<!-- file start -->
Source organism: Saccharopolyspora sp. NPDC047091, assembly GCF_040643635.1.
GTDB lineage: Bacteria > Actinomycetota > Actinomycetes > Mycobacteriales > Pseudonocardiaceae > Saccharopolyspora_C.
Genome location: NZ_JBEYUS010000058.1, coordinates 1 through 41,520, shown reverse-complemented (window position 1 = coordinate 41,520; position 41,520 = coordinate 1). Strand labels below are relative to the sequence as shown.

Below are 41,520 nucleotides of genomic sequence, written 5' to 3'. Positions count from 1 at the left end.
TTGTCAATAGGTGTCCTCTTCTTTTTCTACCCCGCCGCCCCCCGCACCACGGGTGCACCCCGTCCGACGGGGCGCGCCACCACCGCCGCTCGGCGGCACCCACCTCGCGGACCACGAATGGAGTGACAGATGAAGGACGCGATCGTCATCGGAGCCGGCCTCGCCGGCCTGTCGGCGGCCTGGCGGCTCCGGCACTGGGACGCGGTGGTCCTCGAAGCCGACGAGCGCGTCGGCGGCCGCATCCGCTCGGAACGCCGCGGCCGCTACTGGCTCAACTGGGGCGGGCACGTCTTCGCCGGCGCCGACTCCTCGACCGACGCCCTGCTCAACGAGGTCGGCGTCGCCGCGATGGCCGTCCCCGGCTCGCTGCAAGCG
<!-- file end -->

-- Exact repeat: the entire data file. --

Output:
Source organism: Saccharopolyspora sp. NPDC047091, assembly GCF_040643635.1.
GTDB lineage: Bacteria > Actinomycetota > Actinomycetes > Mycobacteriales > Pseudonocardiaceae > Saccharopolyspora_C.
Genome location: NZ_JBEYUS010000058.1, coordinates 1 through 41,520, shown reverse-complemented (window position 1 = coordinate 41,520; position 41,520 = coordinate 1). Strand labels below are relative to the sequence as shown.

Below are 41,520 nucleotides of genomic sequence, written 5' to 3'. Positions count from 1 at the left end.
TTGTCAATAGGTGTCCTCTTCTTTTTCTACCCCGCCGCCCCCCGCACCACGGGTGCACCCCGTCCGACGGGGCGCGCCACCACCGCCGCTCGGCGGCACCCACCTCGCGGACCACGAATGGAGTGACAGATGAAGGACGCGATCGTCATCGGAGCCGGCCTCGCCGGCCTGTCGGCGGCCTGGCGGCTCCGGCACTGGGACGCGGTGGTCCTCGAAGCCGACGAGCGCGTCGGCGGCCGCATCCGCTCGGAACGCCGCGGCCGCTACTGGCTCAACTGGGGCGGGCACGTCTTCGCCGGCGCCGACTCCTCGACCGACGCCCTGCTCAACGAGGTCGGCGTCGCCGCGATGGCCGTCCCCGGCTCGCTGCAAGCG